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ASN Wikibase Occurrence # 198646
Last updated: 8 December 2019
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Date:20-AUG-2014
Time:20:00
Type:Silhouette image of generic C150 model; specific model in this crash may look slightly different
Cessna 150G
Owner/operator:Private
Registration: N2466J
C/n / msn: 15065566
Fatalities:Fatalities: 0 / Occupants: 1
Aircraft damage: Substantial
Category:Accident
Location:Pittstown, NJ -   United States of America
Phase: Unknown
Nature:Private
Departure airport:Princeton, NJ (39N)
Destination airport:Pittstown, NJ (N40)
Investigating agency: NTSB
Narrative:
The private pilot reported that he had flown the airplane to another airport earlier in the day and was returning to his home airport. The pilot stated that, when the airplane entered the downwind leg of the traffic pattern, he applied carburetor heat and 10 degrees of flaps. He added that, when he turned the airplane onto the base leg of the traffic pattern, he noticed an “unusually” low airspeed. The engine did not respond to throttle adjustments, so the pilot secured the carburetor heat, which had no effect. He then turned the airplane onto the final approach, and the propeller stopped. The pilot subsequently performed a forced landing to a cornfield, during which the right wing spar and propeller sustained substantial damage.
A postaccident examination of the airframe and engine revealed no evidence of mechanical malfunctions or failures that would have precluded normal operation. A small amount of water was observed in the gascolator. The pilot reported that, when he initially sumped fuel before the first flight, he saw about 2 inches of water in a “standard” sump tube. The pilot also noted an additional 1/4 inch of water after adding 8 gallons of fuel. He further noted another 1/2 inch of water after adding 5 more gallons at the intermediate airport.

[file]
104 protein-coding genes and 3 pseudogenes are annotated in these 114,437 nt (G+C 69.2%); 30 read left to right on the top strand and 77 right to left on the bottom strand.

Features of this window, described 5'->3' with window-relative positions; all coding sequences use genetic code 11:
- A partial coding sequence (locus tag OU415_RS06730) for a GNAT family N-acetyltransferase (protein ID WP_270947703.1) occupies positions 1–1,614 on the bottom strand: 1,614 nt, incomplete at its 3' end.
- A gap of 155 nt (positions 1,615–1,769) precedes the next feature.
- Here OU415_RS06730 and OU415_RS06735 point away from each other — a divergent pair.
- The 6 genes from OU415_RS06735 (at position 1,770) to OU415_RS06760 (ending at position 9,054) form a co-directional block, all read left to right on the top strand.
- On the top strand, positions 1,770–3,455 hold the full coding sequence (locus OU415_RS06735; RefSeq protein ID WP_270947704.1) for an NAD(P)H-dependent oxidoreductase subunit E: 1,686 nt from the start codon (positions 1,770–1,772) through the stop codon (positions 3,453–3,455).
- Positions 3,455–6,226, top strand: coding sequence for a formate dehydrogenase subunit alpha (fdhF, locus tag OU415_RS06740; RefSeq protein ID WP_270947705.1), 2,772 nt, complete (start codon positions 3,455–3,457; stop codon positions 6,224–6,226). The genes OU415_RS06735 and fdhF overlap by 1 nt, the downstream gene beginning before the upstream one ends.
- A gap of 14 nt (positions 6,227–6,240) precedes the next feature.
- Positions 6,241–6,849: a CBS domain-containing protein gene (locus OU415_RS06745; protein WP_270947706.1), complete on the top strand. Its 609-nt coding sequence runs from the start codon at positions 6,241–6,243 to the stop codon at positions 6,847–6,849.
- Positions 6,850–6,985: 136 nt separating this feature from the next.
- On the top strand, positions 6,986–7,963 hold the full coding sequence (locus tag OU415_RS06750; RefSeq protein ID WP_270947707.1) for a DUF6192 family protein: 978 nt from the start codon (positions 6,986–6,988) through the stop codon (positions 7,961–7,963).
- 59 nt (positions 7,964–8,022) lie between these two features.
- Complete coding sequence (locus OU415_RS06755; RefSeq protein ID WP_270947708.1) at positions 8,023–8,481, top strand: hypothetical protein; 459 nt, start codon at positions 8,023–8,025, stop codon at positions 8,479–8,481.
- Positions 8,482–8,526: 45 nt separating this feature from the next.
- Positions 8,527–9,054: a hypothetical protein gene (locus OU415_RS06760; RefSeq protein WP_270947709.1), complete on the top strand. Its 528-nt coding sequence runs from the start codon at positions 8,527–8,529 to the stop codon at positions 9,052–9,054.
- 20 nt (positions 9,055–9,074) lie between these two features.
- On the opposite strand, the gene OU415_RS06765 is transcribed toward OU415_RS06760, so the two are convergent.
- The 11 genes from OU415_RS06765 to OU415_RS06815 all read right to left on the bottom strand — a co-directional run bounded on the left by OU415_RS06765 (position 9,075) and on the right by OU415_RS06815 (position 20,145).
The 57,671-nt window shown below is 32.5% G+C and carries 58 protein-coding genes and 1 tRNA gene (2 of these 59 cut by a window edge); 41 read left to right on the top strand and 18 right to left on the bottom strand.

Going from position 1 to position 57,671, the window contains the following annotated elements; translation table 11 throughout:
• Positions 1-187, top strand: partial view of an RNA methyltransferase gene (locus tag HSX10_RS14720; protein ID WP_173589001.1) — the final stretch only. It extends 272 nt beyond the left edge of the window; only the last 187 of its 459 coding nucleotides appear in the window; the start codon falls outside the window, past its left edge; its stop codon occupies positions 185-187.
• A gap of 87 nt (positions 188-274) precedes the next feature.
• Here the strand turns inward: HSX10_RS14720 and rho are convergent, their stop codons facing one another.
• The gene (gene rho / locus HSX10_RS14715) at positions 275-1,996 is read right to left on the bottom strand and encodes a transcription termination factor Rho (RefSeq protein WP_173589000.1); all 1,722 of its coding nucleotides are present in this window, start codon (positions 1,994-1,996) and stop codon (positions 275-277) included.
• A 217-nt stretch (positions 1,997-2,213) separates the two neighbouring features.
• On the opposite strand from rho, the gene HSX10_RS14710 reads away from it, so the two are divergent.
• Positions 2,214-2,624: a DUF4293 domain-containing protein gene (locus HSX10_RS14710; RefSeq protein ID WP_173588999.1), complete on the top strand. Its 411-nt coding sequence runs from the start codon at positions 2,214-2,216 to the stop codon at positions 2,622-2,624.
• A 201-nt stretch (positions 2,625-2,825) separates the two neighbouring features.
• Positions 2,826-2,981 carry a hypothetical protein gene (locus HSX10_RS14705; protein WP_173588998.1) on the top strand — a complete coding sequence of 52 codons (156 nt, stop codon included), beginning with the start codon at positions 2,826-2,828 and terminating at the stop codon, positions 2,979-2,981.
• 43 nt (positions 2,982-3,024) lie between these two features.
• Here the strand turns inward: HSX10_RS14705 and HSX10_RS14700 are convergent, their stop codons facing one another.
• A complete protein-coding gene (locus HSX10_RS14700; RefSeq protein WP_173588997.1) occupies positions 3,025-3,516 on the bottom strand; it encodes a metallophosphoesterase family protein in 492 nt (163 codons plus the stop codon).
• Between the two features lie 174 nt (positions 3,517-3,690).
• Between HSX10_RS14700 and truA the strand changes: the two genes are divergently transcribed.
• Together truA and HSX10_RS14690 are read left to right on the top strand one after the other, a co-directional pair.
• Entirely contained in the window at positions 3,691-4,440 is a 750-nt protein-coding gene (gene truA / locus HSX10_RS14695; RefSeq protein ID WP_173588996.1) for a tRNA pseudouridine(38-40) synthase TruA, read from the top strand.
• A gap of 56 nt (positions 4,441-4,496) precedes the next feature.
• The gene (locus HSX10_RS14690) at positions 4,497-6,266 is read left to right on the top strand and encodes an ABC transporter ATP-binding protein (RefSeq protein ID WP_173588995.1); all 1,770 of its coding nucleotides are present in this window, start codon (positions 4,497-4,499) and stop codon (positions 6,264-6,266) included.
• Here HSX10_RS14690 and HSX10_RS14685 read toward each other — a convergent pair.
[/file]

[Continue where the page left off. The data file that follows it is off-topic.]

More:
Given the reported water in the fuel system before the first flight and after adding additional fuel, it is possible that water could have built up over time in the carburetor bowl and entered the engine as the airplane was making a descending turn. However, it is also possible that carburetor ice had formed given that the temperature and dew point at the time of the engine stoppage were conductive to serious carburetor icing at glide power. The pilot did not note if the engine rpm (fixed-pitch propeller) had decreased slowly but did note that the airspeed had decreased, indicative of lower rpm and, therefore, possibly carburetor icing. Also, although the pilot added carburetor heat in the landing pattern, with previously reduced power for the descent, carburetor ice could have already formed or the engine could have cooled to the point that initial heating efforts would not have provided heated air. However, with no substantive evidence that carburetor ice had formed and given the small amount of water found in the gascolator, the reason for the total loss of power could not be determined.

Probable Cause: A total loss of engine power for reasons that could not be determined because postaccident examination of the airframe and engine did not reveal any anomalies that would have precluded normal operation.

Sources:

NTSB: https://www.ntsb.gov/_layouts/ntsb.aviation/brief.aspx?ev_id=20140821X20251


Revision history:

Date/timeContributorUpdates
19-Aug-2017 13:47 ASN Update Bot Added

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